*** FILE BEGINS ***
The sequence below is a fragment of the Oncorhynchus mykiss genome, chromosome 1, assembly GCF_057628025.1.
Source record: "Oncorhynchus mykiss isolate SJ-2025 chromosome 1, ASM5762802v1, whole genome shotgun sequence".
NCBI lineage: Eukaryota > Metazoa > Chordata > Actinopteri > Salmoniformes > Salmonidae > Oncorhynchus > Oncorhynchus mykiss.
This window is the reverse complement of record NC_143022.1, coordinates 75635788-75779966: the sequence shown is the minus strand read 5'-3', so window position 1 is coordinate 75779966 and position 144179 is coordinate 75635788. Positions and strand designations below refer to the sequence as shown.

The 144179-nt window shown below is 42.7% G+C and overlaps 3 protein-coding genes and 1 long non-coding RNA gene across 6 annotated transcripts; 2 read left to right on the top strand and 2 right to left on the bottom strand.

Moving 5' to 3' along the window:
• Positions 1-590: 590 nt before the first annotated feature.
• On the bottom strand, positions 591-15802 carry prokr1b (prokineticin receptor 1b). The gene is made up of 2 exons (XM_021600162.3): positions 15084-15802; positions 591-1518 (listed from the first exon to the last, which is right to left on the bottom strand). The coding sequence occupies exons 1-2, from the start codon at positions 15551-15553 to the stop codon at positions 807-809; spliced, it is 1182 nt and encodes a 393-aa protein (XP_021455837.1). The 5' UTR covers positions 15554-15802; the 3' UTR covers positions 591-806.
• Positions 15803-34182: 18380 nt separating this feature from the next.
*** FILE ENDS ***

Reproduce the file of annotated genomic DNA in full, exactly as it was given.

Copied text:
The sequence below is a fragment of the Oncorhynchus mykiss genome, chromosome 1, assembly GCF_057628025.1.
Source record: "Oncorhynchus mykiss isolate SJ-2025 chromosome 1, ASM5762802v1, whole genome shotgun sequence".
NCBI lineage: Eukaryota > Metazoa > Chordata > Actinopteri > Salmoniformes > Salmonidae > Oncorhynchus > Oncorhynchus mykiss.
This window is the reverse complement of record NC_143022.1, coordinates 75635788-75779966: the sequence shown is the minus strand read 5'-3', so window position 1 is coordinate 75779966 and position 144179 is coordinate 75635788. Positions and strand designations below refer to the sequence as shown.

The 144179-nt window shown below is 42.7% G+C and overlaps 3 protein-coding genes and 1 long non-coding RNA gene across 6 annotated transcripts; 2 read left to right on the top strand and 2 right to left on the bottom strand.

Moving 5' to 3' along the window:
• Positions 1-590: 590 nt before the first annotated feature.
• On the bottom strand, positions 591-15802 carry prokr1b (prokineticin receptor 1b). The gene is made up of 2 exons (XM_021600162.3): positions 15084-15802; positions 591-1518 (listed from the first exon to the last, which is right to left on the bottom strand). The coding sequence occupies exons 1-2, from the start codon at positions 15551-15553 to the stop codon at positions 807-809; spliced, it is 1182 nt and encodes a 393-aa protein (XP_021455837.1). The 5' UTR covers positions 15554-15802; the 3' UTR covers positions 591-806.
• Positions 15803-34182: 18380 nt separating this feature from the next.